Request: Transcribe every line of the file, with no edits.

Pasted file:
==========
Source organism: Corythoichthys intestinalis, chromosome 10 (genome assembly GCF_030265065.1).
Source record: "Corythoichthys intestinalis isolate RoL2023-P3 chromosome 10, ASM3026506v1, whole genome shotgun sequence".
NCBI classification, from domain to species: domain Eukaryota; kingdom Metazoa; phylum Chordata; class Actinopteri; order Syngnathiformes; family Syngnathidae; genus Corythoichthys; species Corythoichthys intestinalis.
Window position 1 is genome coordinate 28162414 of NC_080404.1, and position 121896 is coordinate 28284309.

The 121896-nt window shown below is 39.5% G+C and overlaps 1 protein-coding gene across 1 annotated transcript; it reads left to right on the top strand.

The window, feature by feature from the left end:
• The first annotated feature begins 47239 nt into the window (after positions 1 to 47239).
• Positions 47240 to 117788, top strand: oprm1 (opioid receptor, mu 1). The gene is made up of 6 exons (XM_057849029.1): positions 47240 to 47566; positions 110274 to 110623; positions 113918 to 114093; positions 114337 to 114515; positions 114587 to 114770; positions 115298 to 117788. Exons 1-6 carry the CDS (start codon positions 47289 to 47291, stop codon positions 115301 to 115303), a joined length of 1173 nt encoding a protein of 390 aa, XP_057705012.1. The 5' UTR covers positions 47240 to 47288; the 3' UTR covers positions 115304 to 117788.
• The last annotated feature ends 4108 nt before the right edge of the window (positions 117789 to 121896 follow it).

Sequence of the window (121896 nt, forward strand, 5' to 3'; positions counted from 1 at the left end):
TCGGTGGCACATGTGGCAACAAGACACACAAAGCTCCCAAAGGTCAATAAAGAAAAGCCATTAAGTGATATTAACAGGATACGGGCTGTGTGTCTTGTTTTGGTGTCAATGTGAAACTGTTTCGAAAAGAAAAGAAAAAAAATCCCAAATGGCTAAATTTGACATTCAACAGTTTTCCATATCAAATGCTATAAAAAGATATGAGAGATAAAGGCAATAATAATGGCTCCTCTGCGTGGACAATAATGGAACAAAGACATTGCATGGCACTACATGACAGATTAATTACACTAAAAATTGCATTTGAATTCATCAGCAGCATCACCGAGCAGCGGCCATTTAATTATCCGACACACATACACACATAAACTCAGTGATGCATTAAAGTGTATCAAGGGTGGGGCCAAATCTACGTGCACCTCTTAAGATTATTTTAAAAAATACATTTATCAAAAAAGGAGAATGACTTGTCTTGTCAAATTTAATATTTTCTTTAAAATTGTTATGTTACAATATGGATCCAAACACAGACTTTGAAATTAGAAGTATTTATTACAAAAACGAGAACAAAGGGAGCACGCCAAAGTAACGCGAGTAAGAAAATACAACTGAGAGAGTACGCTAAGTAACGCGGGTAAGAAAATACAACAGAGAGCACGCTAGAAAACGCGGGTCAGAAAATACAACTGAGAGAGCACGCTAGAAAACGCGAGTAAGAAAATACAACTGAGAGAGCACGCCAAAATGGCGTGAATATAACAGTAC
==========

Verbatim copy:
Source organism: Corythoichthys intestinalis, chromosome 10 (genome assembly GCF_030265065.1).
Source record: "Corythoichthys intestinalis isolate RoL2023-P3 chromosome 10, ASM3026506v1, whole genome shotgun sequence".
NCBI classification, from domain to species: domain Eukaryota; kingdom Metazoa; phylum Chordata; class Actinopteri; order Syngnathiformes; family Syngnathidae; genus Corythoichthys; species Corythoichthys intestinalis.
Window position 1 is genome coordinate 28162414 of NC_080404.1, and position 121896 is coordinate 28284309.

The 121896-nt window shown below is 39.5% G+C and overlaps 1 protein-coding gene across 1 annotated transcript; it reads left to right on the top strand.

The window, feature by feature from the left end:
• The first annotated feature begins 47239 nt into the window (after positions 1 to 47239).
• Positions 47240 to 117788, top strand: oprm1 (opioid receptor, mu 1). The gene is made up of 6 exons (XM_057849029.1): positions 47240 to 47566; positions 110274 to 110623; positions 113918 to 114093; positions 114337 to 114515; positions 114587 to 114770; positions 115298 to 117788. Exons 1-6 carry the CDS (start codon positions 47289 to 47291, stop codon positions 115301 to 115303), a joined length of 1173 nt encoding a protein of 390 aa, XP_057705012.1. The 5' UTR covers positions 47240 to 47288; the 3' UTR covers positions 115304 to 117788.
• The last annotated feature ends 4108 nt before the right edge of the window (positions 117789 to 121896 follow it).

Sequence of the window (121896 nt, forward strand, 5' to 3'; positions counted from 1 at the left end):
TCGGTGGCACATGTGGCAACAAGACACACAAAGCTCCCAAAGGTCAATAAAGAAAAGCCATTAAGTGATATTAACAGGATACGGGCTGTGTGTCTTGTTTTGGTGTCAATGTGAAACTGTTTCGAAAAGAAAAGAAAAAAAATCCCAAATGGCTAAATTTGACATTCAACAGTTTTCCATATCAAATGCTATAAAAAGATATGAGAGATAAAGGCAATAATAATGGCTCCTCTGCGTGGACAATAATGGAACAAAGACATTGCATGGCACTACATGACAGATTAATTACACTAAAAATTGCATTTGAATTCATCAGCAGCATCACCGAGCAGCGGCCATTTAATTATCCGACACACATACACACATAAACTCAGTGATGCATTAAAGTGTATCAAGGGTGGGGCCAAATCTACGTGCACCTCTTAAGATTATTTTAAAAAATACATTTATCAAAAAAGGAGAATGACTTGTCTTGTCAAATTTAATATTTTCTTTAAAATTGTTATGTTACAATATGGATCCAAACACAGACTTTGAAATTAGAAGTATTTATTACAAAAACGAGAACAAAGGGAGCACGCCAAAGTAACGCGAGTAAGAAAATACAACTGAGAGAGTACGCTAAGTAACGCGGGTAAGAAAATACAACAGAGAGCACGCTAGAAAACGCGGGTCAGAAAATACAACTGAGAGAGCACGCTAGAAAACGCGAGTAAGAAAATACAACTGAGAGAGCACGCCAAAATGGCGTGAATATAACAGTAC